¶6. Mendez moved for a default judgment against Varnell and Varnell Framing Contractors in December 2015 because "neither [party] [had] filed an [a]ppearance in this matter." The circuit court granted his motion. Jackie's International, Certified Hospitality Corporation, Puckett Machinery Company, and Specialty Glass & Door Company were all later dismissed from this suit. Only Sethi and Bellamare Development remained as defendants.

         ¶7. After several years of discovery, in August 2017, Sethi and Bellamare Development moved for summary judgment. The circuit court heard oral argument and granted their motion in October 2017. The court, however, did not address the discoverability of confidential documents from Bank First requested by Mendez, which the court had received over one year earlier. Then, in December 2017, the circuit court ruled on the document discovery and denied Mendez's motion for production of the Bank First documents. Mendez moved for reconsideration of summary judgment, which the court also denied.

         ¶8. He now appeals to this Court, arguing that (1) section 11-1-66 immunity does not apply; (2) the circuit court erred when it failed to address Mendez's negligence claims; (3) summary judgment was improper; and (4) the circuit court abused its discretion when it determined that the Bank First records were not discoverable.[2]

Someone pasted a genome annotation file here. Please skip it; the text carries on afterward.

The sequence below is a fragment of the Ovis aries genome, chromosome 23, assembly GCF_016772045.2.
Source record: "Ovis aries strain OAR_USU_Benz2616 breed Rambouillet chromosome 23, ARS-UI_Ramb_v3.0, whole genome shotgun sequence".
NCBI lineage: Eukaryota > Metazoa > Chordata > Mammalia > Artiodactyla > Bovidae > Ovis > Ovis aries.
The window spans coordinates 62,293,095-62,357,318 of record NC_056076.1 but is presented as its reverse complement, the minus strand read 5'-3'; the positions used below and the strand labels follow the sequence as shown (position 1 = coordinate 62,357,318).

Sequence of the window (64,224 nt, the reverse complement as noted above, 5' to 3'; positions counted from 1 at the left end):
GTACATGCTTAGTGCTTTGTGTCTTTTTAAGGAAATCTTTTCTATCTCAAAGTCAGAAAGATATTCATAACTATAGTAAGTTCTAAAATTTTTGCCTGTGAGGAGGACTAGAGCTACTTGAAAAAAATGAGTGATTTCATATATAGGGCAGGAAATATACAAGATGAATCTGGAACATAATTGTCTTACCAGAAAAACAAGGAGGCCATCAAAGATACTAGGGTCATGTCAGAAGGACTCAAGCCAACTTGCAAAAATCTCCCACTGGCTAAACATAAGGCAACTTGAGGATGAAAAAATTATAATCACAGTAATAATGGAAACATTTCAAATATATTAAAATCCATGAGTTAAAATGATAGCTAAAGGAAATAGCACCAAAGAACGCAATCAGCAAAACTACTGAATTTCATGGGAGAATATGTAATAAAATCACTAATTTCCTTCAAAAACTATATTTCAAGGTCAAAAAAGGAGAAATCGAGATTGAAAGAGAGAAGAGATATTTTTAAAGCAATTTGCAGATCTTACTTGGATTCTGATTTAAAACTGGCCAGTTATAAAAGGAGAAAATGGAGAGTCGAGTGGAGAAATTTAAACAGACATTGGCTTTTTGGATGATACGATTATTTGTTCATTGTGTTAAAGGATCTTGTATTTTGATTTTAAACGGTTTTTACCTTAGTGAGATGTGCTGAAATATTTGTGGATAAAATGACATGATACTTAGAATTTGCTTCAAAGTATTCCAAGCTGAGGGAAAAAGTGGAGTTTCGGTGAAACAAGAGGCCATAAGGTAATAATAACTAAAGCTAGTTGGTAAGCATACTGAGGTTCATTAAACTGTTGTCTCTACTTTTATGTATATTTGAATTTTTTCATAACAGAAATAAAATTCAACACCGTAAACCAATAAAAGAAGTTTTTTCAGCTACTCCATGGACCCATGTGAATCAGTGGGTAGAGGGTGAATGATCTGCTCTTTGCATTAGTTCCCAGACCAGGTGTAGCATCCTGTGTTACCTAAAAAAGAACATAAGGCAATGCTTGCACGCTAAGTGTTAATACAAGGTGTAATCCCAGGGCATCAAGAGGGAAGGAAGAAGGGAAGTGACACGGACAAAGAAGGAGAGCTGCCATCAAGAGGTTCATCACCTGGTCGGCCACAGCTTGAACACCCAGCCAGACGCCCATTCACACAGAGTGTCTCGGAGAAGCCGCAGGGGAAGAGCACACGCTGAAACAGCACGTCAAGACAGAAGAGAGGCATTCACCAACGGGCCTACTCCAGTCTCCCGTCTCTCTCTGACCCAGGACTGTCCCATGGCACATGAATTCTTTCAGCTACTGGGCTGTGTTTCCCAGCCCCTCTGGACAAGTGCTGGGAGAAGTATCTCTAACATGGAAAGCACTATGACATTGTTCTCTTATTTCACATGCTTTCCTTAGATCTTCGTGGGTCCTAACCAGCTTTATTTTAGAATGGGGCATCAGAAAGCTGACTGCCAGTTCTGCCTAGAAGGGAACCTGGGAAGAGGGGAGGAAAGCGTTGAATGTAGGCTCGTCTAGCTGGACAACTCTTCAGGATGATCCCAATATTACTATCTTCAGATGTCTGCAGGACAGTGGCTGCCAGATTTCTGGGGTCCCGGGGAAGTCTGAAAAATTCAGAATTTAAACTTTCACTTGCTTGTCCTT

STANDARD OF REVIEW

         ¶9. We review a trial court's grant of summary judgment de novo. Pigg v. Express Hotel Partners LLC, 991 So.2d 1197, 1199 (¶4) (Miss. 2008). "The movant is entitled to summary judgment if there is no genuine issue of material fact." Griffin v. Grenada Youth League, 230 So.3d 1083, 1087 (¶14) (Miss. Ct. App. 2017). "But the mere existence of disputed facts does not preclude summary judgment: 'The focal point of our standard for summary judgment is on material facts,' by which we mean those facts 'that matter in an outcome determinative sense.'" Id. (quoting Simmons v. Thompson Mach. of Miss. Inc., 631 So.2d 798, 801 (Miss. 1994)). "The existence of a hundred contested issues of fact will not thwart summary judgment where there is no genuine dispute regarding the material issues of fact." Id. (quoting Sanders v. Advanced Neuromodulation Sys. Inc., 44 So.3d 960, 965 (¶11) (Miss. 2010)).

         ¶10. "The evidence must be viewed in the light most favorable to the party opposing the motion." Adams v. Hughes, 191 So.3d 1236, 1239 (¶6) (Miss. 2016). Furthermore, "[t]he party opposing the motion must be diligent and, by allegations or denials, must set forth specific facts showing there are genuine issues for trial." Porter v. Grand Casino of Miss. Inc., 181 So.3d 980, 983 (¶4) (Miss. 2016).

         DISCUSSION

         I. Does section 11-1-66 immunity apply?

         ¶11. In its summary-judgment order, the circuit court found "that Bellamare Development, LLC was the owner, occupant, lessee, or managing agent of a construction project to build a Holiday Inn Express . . . ." The court further found that "Sethi was the managing member of Bellamare Development." It also noted that "the owner or occupier is under no duty to protect an independent contractor or its employees against risks arising from or intimately connected with defects of the premises, or of machinery or appliances located thereon, which the contractor has undertaken to repair." The court concluded that because Mendez "was unequivocally an employee of" Varnell Framing and because Varnell "clearly ...


Buy This Entire Record For $7.95

Download the entire decision to receive the complete text, official citation,
docket number, dissents and concurrences, and footnotes for this case.

Learn more about what you receive with purchase of this case.